The full name GDDR6 SDRAM stands for double data rate type six synchronous graphics random access memory. Synchronous dynamic random access memory (SDRAM) is the foundation of the memory used in desktops (DDR4), laptops (LPDDR4) and graphics processing units (GDDR). Where GDDR mainly differs from DDR is in memory bus size. Because GPU’s are meant for processing larger amounts of repetitive and “simple” workloads, a larger bit bus is required to prevent a bottleneck. GDDR typically has lower heat and power requirements than DDR, allowing for higher performance with simpler cooling systems. This is not to say that GDDR is better than DDR, it is just optimized for higher bandwidth workloads GPU’s encounter.
GDDR has been around for quite some time now, and the current mainstream version of technology utilized by modern graphics cards is GDDR5. There is an iteration named GDDR5X currently available to high-end consumers. However, GDDR5 is the more affordable and widely available technology to end-users. GDDR5 can transfer between 5 and 8 Gigatransfers per second (GT/s) which equals approximately 64 Gigabytes per second (GB/s). The upcoming standard GDDR6 promises to increase the speed to 16 GT/s which equates to 128 GB/s. What this ultimately means for consumers is lower latency, and an increase in overall GPU performance, coupled with an increase is power efficiency as seen in the chart below.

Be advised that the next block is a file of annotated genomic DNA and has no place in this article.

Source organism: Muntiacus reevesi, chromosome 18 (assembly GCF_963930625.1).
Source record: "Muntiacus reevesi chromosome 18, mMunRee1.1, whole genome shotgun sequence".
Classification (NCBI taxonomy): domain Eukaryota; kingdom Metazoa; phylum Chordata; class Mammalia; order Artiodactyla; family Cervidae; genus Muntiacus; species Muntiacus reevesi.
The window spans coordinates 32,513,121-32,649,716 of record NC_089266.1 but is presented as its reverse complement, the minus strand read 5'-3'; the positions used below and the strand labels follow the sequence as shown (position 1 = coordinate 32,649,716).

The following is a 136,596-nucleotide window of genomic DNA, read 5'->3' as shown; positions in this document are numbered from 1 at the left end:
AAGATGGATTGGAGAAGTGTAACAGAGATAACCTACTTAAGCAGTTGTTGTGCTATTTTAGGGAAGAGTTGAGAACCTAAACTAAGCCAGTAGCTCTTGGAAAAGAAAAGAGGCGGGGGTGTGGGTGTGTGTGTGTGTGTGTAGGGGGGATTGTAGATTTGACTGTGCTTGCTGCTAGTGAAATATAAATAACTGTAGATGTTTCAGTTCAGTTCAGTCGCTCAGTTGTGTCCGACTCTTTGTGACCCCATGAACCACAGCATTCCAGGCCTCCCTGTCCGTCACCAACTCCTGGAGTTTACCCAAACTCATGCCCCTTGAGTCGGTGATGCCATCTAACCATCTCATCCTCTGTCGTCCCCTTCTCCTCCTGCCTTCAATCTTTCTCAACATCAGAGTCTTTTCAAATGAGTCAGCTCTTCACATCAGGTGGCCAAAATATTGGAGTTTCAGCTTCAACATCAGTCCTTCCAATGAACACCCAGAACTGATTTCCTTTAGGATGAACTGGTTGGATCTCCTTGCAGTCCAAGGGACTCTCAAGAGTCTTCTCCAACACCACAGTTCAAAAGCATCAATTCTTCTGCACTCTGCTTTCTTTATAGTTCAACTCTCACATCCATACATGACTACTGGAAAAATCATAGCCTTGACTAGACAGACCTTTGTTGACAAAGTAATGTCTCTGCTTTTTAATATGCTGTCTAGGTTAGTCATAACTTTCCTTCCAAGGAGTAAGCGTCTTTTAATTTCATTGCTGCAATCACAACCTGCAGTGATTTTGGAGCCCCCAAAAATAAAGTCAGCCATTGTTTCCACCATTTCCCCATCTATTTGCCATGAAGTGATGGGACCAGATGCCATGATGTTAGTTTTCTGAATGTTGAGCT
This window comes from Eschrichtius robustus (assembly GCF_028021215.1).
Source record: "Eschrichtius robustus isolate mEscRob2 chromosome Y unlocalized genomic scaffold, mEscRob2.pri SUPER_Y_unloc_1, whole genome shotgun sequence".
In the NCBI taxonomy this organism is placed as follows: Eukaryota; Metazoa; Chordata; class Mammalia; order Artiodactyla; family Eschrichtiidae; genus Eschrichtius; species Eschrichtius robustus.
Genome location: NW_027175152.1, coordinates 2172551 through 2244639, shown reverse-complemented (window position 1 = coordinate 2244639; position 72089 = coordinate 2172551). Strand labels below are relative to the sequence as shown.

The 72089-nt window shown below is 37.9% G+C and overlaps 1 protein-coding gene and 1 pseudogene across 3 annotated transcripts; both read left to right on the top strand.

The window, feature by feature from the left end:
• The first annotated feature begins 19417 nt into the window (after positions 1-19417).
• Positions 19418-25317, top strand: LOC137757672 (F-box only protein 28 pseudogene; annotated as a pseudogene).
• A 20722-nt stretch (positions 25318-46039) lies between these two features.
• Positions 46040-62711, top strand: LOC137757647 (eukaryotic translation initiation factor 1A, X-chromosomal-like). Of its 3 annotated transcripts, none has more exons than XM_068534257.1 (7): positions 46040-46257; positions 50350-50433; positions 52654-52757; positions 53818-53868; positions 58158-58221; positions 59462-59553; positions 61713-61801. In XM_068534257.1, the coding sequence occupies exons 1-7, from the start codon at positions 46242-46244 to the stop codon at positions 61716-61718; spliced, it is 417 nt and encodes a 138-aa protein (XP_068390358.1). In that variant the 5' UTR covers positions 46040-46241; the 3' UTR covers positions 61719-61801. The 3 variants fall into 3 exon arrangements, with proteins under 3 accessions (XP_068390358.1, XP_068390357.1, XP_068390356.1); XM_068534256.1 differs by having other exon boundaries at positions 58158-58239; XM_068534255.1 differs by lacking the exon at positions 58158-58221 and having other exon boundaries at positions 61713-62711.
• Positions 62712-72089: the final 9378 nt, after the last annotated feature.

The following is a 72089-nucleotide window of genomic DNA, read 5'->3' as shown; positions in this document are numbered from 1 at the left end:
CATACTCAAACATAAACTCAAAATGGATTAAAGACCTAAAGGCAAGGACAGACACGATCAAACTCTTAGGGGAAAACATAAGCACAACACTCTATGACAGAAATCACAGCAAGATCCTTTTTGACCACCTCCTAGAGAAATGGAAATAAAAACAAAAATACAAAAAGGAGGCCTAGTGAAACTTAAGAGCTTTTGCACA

Some speculation places a likely finalization of the GDDR6 specification to be released sometime in Q4 of 2017 with a graphics card adoption soon to follow in Q1/Q2 2018. More conservative estimates place both the specification and graphics card releases to both occur in Q2/Q3 of 2018. In either case, GDDR6 will be arriving shortly, and it will bring with it substantial increases in performance worth upgrading for.